Data from the EU statistics office shows that the economy of the 28-member EU grew by 2.5% in 2017, its best performance since it grew 2.7% in 2007 just before the financial crash threw global economies into recession.
The data from Eurostat showed that Europe's largest economies performed well in the final quarter of 2017. Germany's GDP grew 0.6% in the year's final three months, France's by 0.6%, Spain's by 0.7% and the UK's by 0.5%.
The figures confirm the flash estimates published by Eurostat at the end of January, which were based on more limited data.
The EU and the 19-nation eurozone both grew by 0.6% in the final quarter of last year. The eurozone grew by 2.5% in 2017, which is the largest increase since 2007 when it grew by 3%.
While the EU's largest economies performed well, smaller nations also posted notable growth.
In the final three months of 2017, the Lithuanian economy grew by 1.5% and Hungary's economy by 1.3%. There was also good news for Cyprus whose GDP increased by 1.1% and for Poland whose economy grew by 1% in the final quarter of 2017.
Investec economist Ryan Djajasaputra said that the European Central Bank's stimulus policies have helped member states by bringing down the cost of borrowing, the BBC reported.
Standard Chartered chief economist Europe Sarah Hewin told the BBC, "Activity is being supported by strong global growth, which is helping European exporters.
"In terms of domestic factors, rising wages, low inflation and record-level employment are driving consumer spending; meanwhile, investment is rising, helped by strong corporate profitability and buoyant confidence."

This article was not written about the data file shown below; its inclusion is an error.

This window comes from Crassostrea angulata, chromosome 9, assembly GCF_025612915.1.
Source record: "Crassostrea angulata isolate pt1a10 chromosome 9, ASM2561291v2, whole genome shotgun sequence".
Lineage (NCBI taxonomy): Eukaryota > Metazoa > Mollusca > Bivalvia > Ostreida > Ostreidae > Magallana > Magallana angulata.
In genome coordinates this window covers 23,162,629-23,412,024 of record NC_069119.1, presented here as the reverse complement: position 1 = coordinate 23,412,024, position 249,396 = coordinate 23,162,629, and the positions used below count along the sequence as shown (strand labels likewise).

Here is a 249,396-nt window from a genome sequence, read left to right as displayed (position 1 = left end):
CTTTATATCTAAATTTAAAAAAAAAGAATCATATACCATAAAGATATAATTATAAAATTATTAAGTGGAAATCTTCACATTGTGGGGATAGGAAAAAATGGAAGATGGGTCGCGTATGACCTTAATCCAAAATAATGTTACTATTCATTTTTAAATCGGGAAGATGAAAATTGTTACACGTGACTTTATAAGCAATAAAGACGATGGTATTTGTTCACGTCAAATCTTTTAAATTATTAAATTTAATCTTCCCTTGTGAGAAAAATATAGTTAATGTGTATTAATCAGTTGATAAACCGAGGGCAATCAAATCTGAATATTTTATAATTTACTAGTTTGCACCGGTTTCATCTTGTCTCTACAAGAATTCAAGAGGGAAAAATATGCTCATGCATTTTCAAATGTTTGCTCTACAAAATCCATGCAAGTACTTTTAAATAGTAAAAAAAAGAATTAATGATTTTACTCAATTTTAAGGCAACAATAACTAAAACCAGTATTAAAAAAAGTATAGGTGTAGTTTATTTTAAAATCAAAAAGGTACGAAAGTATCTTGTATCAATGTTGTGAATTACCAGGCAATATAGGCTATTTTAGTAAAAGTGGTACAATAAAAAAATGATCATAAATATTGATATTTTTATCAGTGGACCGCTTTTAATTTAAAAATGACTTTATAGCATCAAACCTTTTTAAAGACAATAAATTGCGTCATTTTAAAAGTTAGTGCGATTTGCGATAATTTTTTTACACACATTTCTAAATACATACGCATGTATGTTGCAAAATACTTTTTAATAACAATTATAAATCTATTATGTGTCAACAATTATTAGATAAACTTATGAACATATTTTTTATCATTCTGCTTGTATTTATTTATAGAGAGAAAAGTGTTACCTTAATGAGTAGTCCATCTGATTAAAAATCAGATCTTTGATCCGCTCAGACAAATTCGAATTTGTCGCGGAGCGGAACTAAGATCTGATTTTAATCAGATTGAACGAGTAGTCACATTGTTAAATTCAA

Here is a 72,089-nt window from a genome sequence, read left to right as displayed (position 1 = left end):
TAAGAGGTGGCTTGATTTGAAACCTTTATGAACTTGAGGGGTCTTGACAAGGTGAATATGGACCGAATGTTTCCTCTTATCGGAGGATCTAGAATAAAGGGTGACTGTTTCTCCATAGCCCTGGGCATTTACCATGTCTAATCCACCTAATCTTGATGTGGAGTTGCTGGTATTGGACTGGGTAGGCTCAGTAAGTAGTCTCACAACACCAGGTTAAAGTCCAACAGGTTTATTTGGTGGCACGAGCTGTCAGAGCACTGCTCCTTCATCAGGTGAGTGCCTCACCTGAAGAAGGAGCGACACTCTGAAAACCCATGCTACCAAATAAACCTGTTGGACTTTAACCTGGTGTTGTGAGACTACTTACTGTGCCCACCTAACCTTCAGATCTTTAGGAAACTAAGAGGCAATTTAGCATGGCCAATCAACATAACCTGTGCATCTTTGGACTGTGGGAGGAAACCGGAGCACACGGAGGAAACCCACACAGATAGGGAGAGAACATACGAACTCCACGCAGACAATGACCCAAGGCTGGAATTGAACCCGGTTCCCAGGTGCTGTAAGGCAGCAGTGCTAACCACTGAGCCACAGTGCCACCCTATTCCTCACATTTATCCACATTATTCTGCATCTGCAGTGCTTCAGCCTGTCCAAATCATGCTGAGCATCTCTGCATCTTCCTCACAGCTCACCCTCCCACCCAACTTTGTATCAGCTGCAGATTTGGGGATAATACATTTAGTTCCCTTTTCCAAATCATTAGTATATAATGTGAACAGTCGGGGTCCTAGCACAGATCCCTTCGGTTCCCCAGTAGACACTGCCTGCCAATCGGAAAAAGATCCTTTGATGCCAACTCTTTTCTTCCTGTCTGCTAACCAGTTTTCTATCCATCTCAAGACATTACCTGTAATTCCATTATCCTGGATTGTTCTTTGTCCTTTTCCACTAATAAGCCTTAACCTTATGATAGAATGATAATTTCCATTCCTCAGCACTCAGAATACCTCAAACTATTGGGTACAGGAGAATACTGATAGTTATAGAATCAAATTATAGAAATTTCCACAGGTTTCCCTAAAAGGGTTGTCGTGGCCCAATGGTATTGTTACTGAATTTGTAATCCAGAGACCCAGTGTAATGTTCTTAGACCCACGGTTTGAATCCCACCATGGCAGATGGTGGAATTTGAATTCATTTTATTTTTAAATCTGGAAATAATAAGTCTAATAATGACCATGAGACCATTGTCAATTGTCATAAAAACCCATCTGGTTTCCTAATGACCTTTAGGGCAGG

However, while she expected eurozone economic growth to stay strong, "higher energy prices and a stronger euro may be headwinds to growth this year". Standard Chartered is forecasting eurozone growth of 2.2% in 2018 and 2% in 2019.
May's clarity campaign off to a slow start
Giving a speech at the Policy Exchange think tank in London, Johnson urged Remainers to consider the "economic freedoms" that Brexit could bring, suggesting fears over leaving the EU are unfounded.
Johnson claimed that by leaving the bloc the UK would be able to stop sending "huge sums" of money to Brussels, and could focus on domestic questions, such as NHS funding.
The speech was the first of six planned cabinet ministers over the next two weeks, in an effort by Prime Minister Theresa May to give clarity and direction to the UK's Brexit project.
The foreign secretary's speech was poorly received by the opposition. Liberal Democrat spokesperson Tom Brake said, "The lack of detail and understanding shown in this back of a fag packet speech would be astounding, if we didn't already know that the government has no clue and no plan."
Shadow Brexit secretary Keir Starmer said, "This speech underlined the government's real intentions; a Brexit of deregulation, where rights and protections are casually cast aside and where the benefits of the single market and the customs union are ignored."